Supreme Court Declares Violent Video Games are Fine… Unless Someone Is Naked


It has been several years since I last carjacked and bludgeoned my way to a successful all-nighter in Grand Theft Auto but I figured since I am going to criticize violent video games, I should start by admitting what fun I’ve had playing them. And they are fun. That’s why I stopped. There was a cognitive dissonance in my mind that could not reconcile my purported sense of social justice with the thrill I experienced beating the hell out of virtual characters and blowing things up. Since I’ve never wanted to be a “Do as I say, not as I do” kind of parent, I stopped, cold turkey, and began lecturing on the sexism and teachable moments implicit in video games that are so popular among young people.

Today, the Supreme Court decided to strike down a California law that had banned the sale of violent video games to minors. To paraphrase that without the use of double negatives; the Court said that retailers may sell violent video games to minors. My reaction depended on which part of me was asked. As a parent of two children, one of whom is a teenager, I thought this was the wrong decision, since children’s exposure to violent video games is probably not a good thing. So that part of me thumbed my nose at the Court, but was quickly rebuffed by the free speech advocate in me, which applauded the decision and reminded me that government has no business censoring private matters. Leave it to parents and guardians to educate their children and enforce rules that restrict unhealthy messages. Then there was the skeptic in me who thought, “Something’s just not right here. What has the Supreme Court said in other matters of censorship among minors?”

My inner skeptic is always the wisest.

In prior cases, the Supreme Court has handed down decisions forbidding the sale of materials that contain nudity to minors. So here is the quandary: selling a copy of Playboy or Playgirl to a minor will land a retailer in the slammer. But, the same vendor is free to sell a mega-violent video game to the same minor, equipping him[1] with the ability to perform virtual decapitations, light pedestrians on fire, and more! His virtual self may rape at will, and bludgeon until a pool of virtual blood forms below the victim and the paramedics arrive. And then he may take a rocket launcher to the ambulance. All of this is perfectly legal to sell to minors. However, it instantly becomes illegal if the person whose virtual head you’re chopping off is also naked. I mean, we want her to be treated with some respect, right? It would be obscene and offensive to chop off someone’s head when she’s nude.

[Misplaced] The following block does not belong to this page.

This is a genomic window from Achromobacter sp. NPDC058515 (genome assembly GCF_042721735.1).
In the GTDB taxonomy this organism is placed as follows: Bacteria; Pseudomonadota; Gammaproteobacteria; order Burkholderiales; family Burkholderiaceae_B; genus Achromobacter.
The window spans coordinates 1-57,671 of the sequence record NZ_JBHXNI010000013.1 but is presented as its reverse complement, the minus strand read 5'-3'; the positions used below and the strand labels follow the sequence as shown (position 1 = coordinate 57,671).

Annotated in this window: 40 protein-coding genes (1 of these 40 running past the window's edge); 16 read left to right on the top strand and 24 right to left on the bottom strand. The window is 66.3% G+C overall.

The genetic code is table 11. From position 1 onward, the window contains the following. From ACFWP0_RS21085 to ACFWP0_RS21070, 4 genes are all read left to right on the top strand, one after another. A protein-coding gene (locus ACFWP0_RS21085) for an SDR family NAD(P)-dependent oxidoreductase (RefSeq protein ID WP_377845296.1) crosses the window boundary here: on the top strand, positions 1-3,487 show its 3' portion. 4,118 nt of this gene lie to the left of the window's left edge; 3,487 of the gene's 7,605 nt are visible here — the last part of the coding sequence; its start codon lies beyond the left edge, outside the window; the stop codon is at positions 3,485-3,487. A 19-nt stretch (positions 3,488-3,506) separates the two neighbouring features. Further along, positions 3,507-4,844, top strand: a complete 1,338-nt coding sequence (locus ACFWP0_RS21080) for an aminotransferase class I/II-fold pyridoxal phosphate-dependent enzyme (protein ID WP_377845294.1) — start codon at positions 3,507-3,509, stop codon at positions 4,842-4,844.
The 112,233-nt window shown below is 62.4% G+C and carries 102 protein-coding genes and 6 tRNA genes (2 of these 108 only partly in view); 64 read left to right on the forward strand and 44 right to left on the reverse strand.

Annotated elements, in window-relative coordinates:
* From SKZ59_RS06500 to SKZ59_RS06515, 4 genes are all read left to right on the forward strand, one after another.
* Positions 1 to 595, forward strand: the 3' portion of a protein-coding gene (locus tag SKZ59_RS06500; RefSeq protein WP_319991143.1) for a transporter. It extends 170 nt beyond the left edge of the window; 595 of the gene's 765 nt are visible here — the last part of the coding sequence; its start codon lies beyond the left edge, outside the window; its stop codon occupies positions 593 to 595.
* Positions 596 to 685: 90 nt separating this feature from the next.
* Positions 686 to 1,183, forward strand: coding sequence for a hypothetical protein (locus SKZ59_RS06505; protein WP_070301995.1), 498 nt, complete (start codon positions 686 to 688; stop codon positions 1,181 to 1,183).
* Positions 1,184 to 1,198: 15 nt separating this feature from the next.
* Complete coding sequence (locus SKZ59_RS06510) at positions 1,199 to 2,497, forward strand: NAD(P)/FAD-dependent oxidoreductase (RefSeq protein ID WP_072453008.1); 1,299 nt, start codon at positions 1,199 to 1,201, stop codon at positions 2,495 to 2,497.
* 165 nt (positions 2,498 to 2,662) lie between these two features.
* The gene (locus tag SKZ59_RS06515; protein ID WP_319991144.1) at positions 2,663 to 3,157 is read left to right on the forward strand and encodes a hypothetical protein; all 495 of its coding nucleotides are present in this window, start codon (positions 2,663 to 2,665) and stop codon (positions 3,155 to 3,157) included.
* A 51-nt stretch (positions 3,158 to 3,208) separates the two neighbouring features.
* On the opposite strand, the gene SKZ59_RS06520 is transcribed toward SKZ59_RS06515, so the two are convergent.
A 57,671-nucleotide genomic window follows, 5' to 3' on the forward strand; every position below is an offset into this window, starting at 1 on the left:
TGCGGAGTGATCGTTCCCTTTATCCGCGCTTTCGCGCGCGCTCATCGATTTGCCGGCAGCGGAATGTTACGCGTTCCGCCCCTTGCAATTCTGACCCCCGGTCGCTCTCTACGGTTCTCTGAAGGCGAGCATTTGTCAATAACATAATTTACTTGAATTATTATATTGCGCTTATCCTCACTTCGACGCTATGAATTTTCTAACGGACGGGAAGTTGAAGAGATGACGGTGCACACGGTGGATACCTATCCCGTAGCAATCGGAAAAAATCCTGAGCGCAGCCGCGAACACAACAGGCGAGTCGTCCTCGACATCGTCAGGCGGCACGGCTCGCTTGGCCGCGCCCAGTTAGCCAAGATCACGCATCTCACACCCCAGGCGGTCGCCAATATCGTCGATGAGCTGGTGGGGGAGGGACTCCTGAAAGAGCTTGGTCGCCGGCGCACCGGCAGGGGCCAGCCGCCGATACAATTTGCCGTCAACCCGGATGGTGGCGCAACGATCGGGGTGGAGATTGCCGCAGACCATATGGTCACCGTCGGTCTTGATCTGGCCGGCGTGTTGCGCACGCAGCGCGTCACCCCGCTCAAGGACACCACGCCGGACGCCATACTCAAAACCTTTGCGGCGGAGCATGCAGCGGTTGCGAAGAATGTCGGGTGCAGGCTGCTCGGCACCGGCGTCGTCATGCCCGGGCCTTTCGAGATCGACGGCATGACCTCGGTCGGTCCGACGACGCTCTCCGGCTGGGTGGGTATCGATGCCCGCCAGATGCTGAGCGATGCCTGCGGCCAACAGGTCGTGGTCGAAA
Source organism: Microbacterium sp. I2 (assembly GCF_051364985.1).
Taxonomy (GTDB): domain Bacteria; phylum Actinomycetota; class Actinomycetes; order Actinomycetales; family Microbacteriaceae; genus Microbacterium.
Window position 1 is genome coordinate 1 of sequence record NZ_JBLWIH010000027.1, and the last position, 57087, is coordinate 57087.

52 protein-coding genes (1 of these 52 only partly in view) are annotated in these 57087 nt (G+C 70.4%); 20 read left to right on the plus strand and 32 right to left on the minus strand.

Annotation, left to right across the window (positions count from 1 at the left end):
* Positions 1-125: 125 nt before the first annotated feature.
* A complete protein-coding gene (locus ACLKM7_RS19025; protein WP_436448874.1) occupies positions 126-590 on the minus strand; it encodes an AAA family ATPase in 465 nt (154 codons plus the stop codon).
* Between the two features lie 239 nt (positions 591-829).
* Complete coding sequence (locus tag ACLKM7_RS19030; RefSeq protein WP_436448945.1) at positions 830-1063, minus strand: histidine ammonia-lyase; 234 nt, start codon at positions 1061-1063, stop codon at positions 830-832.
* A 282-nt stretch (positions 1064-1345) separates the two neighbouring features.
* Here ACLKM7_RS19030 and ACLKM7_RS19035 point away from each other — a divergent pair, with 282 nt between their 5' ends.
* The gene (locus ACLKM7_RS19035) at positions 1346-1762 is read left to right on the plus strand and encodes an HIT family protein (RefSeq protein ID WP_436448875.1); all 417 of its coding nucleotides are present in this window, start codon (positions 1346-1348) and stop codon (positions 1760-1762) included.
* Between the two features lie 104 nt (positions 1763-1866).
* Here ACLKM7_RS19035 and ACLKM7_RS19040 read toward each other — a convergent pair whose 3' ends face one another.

All of this, of course, is an extension of the curious messages we receive in other forms of media, including television and its questionable regulation by the Federal Communications Commission (as “Family Guy” character Peter Griffin calls it, “The Freakin’ FCC”). Our nation wrings its hands at a split-second shot of a performer’s nipple, and the FCC comes down full force with unprecedented fines for utterances of “the f-word.” However, the same regulatory bodies remain completely uninterested in televised violent imagery. While I may be concerned about whether my son will lose his lunch while flipping past a realistic autopsy on a prime time crime drama, the Freakin’ FCC expends its efforts investigating the harm done by the World Series star who burst, in elation, “World fucking champions!” on national television. In fact, the Supreme Court emphasized the need to crack down on such celebratory moments when it decided, just two years ago, that television stations could be fined for airing fleeting expletives.